Ghana: Garments that Speak of History

Cloth has always had a very important social function in the Ashanti kingdom. The colours and type of fabric worn underscore events and indicate the ceremonial occasion, as well as differences in status and gender.

The cloth patterns and motifs represent proverbs, anecdotes, and the history of the Akan people – a history that has seen their migration to Kumasi, wars, the creation of the monarchy, and the creation myth about the Golden Stool that descended from the skies and came to rest on the knees of the prince of the Oyoko clan, subsequently the provenance of all future Asanti kings. Cloth is a means of ongoing cultural expression. The Ashanti divide their fabric into two categories: N’tama, which is made largely of cotton, with only a low percentage of silk, and is worn by the poorer classes; and Asasi, made of pure silk and created uniquely for the royal family. But things are beginning to change, and the ability to buy the most prestigious textiles is no longer always dictated by social provenance. The Ashanti claim to have learned the art of strip weaving (sewing together more than two pieces of cloth) from the Kong craftsmen of present-day Ivory Coast. Cloth is made from long, narrow strips, which are cut to size and then joined together to form a rectangular drape. The fabric is woven on a double-heddle loom in strips varying from 2.5cm to 45.7cm in width, which are then cut to size and stitched together. Ashanti strip fabrics have a characteristic check design and, unlike those of the Ewe people, they do not use figurative elements. Each piece of cloth is associated with a proverb or a symbol that extends over the entire fabric.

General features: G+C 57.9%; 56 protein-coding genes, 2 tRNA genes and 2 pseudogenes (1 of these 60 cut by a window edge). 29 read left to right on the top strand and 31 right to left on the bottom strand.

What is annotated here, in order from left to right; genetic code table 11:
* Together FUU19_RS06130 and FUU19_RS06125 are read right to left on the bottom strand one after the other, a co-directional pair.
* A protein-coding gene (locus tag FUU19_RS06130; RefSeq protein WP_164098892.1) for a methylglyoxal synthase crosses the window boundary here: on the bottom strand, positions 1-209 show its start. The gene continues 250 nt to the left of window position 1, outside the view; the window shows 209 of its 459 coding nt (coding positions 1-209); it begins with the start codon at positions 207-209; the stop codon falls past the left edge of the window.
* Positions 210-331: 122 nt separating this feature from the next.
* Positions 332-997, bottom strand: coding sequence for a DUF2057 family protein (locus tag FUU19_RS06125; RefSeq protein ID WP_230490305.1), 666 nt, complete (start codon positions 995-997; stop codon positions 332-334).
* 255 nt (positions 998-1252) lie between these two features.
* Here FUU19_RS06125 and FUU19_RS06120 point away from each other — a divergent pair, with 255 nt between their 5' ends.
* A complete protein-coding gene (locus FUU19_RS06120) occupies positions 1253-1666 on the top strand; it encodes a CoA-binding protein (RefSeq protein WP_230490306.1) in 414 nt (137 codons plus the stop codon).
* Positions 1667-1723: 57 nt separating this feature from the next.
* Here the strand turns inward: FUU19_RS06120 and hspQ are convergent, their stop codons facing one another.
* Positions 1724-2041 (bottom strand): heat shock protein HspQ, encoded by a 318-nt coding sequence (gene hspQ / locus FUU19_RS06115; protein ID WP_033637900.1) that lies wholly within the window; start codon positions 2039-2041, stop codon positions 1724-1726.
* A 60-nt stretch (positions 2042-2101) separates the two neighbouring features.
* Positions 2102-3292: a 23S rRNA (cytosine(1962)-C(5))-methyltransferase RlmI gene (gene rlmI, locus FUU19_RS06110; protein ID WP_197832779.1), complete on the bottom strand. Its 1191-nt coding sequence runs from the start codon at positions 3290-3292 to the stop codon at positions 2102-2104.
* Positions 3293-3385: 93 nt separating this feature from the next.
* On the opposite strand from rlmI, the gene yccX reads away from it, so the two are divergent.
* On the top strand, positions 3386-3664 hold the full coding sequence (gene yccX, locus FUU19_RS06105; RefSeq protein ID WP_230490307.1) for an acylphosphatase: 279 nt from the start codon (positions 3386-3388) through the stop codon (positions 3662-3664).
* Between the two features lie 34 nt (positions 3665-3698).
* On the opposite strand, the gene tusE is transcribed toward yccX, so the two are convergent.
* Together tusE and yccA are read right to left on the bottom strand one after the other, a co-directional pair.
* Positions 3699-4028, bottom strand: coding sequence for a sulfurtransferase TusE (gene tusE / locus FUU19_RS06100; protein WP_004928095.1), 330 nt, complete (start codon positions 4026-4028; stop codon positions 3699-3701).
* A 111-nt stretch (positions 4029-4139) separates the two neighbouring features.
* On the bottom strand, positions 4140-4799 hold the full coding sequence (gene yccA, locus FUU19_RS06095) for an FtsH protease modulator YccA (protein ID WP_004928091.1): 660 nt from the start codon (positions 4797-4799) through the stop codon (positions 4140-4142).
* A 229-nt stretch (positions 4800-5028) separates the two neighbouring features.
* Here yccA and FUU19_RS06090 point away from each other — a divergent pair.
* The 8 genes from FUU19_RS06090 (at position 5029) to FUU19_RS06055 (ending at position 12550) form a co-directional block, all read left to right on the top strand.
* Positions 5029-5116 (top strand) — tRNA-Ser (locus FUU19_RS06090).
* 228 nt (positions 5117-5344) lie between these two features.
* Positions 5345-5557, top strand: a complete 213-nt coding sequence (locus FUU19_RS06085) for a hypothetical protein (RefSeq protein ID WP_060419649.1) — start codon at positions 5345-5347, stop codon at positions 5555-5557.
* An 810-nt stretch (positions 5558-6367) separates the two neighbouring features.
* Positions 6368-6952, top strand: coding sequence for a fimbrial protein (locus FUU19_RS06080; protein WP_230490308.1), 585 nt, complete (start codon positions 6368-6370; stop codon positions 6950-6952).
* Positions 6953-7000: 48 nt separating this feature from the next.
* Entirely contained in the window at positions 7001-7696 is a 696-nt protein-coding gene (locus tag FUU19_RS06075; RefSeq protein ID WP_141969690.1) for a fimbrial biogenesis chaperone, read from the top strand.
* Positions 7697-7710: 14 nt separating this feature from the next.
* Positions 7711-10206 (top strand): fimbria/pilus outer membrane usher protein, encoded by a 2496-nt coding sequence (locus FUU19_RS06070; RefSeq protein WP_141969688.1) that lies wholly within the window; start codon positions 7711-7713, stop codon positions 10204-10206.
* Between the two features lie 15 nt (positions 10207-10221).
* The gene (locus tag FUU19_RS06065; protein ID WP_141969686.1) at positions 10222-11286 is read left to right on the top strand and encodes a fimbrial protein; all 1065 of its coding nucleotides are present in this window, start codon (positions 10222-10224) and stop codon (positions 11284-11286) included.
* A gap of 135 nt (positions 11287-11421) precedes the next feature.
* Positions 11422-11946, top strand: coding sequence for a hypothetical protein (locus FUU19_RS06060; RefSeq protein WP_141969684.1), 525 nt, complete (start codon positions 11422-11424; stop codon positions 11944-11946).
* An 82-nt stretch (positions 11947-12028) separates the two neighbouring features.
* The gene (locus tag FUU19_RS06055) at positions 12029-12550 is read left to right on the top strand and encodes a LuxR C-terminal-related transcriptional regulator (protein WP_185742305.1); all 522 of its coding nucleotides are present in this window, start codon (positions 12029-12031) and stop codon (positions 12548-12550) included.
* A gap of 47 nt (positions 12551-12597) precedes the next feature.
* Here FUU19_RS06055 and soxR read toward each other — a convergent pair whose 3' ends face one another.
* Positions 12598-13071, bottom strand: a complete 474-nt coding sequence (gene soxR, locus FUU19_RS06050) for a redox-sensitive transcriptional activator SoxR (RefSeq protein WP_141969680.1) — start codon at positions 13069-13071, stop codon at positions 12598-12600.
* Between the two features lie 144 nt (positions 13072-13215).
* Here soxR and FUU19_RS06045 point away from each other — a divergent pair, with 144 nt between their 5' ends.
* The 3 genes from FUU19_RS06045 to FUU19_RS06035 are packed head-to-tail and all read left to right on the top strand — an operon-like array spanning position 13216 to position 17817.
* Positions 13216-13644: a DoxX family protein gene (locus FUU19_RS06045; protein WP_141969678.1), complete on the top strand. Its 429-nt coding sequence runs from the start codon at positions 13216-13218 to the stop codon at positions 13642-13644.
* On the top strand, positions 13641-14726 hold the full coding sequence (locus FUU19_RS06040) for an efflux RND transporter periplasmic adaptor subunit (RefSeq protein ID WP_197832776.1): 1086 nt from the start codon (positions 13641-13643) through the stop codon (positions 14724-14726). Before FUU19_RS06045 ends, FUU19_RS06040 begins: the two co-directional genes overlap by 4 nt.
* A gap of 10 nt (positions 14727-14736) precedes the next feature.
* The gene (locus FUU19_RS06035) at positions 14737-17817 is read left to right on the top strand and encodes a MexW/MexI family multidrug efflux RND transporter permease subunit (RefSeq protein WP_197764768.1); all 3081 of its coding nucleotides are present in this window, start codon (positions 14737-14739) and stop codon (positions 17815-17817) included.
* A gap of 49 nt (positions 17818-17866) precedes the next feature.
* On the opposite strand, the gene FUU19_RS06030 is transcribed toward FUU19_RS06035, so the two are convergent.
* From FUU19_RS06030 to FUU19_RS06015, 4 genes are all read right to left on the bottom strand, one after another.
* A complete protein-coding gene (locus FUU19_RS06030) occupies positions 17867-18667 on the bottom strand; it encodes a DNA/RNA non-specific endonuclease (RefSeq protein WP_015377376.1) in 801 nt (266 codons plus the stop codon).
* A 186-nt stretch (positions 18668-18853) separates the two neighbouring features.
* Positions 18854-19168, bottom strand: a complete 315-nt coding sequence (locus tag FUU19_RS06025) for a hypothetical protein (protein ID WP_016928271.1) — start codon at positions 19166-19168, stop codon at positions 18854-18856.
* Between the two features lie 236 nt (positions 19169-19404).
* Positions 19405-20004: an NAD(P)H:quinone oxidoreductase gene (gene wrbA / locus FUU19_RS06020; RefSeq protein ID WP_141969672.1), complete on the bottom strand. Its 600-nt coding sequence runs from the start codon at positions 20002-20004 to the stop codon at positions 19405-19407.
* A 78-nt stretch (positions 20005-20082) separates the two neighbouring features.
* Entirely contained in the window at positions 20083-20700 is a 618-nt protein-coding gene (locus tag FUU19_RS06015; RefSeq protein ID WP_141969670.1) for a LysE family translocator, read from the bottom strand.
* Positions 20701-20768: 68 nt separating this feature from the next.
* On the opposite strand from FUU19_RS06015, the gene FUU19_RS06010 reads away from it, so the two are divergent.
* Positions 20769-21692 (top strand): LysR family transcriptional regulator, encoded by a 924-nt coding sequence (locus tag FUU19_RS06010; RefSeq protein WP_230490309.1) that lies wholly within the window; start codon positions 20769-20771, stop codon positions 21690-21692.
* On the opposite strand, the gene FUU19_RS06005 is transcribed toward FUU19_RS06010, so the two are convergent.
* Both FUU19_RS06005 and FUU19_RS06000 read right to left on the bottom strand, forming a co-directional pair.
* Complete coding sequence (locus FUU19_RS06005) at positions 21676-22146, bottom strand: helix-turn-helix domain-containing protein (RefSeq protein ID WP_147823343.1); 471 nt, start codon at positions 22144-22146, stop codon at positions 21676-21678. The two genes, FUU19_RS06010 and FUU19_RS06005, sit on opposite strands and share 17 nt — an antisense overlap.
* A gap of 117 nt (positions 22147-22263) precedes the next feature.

Blue, green, yellow, red, and magenta are the colours traditionally used to dye the main body of the voluminous, toga-style men’s drapes, with contrasting colours in the weft-faced cloth and weft-float decorations. Textiles are generally made from silk or rayon; but not the simple cloths used for mourning, which are made from white cotton or are dyed indigo. The women wear two smaller pieces of cloth, with a pattern resembling that worn by the men. The Ewe are considered the most skilled weavers in West Africa; versatile and adaptable, they work in three regions of southeast Ghana. Traditionally the Ewe have always preferred using cotton, but today much of their fabric is made from rayon, fashioned in the Ashanti strip weave and destined for the Afro-American market. The Ashanti weavers sit at wooden looms equipped with disks of calabash or, more commonly today, with rubber sandals that attach to the toes and activate two pairs of heddles – when the work at hand is particularly complicated.

The warp – often measuring 60m in length – stretches out in front of the weaver, with the ends held down by a rock mounted on a wooden bobbin. As the weaving proceeds, the craftsman folds the finished cloth around a beam at the front of the loom. A length of cloth consists of between 16 and 24 strips that are cut to size and sewn together along the selvedge. The art of weaving is traditionally a male prerogative. Women’s cloth is formed of two pieces that are wrapped tightly round the body. Men’s cloth, by contrast, is fuller and hangs loosely like a toga. In Ghana, as in many other parts of Africa, funerals are highly symbolic, and mourning is expressed in dark, gloomy colours.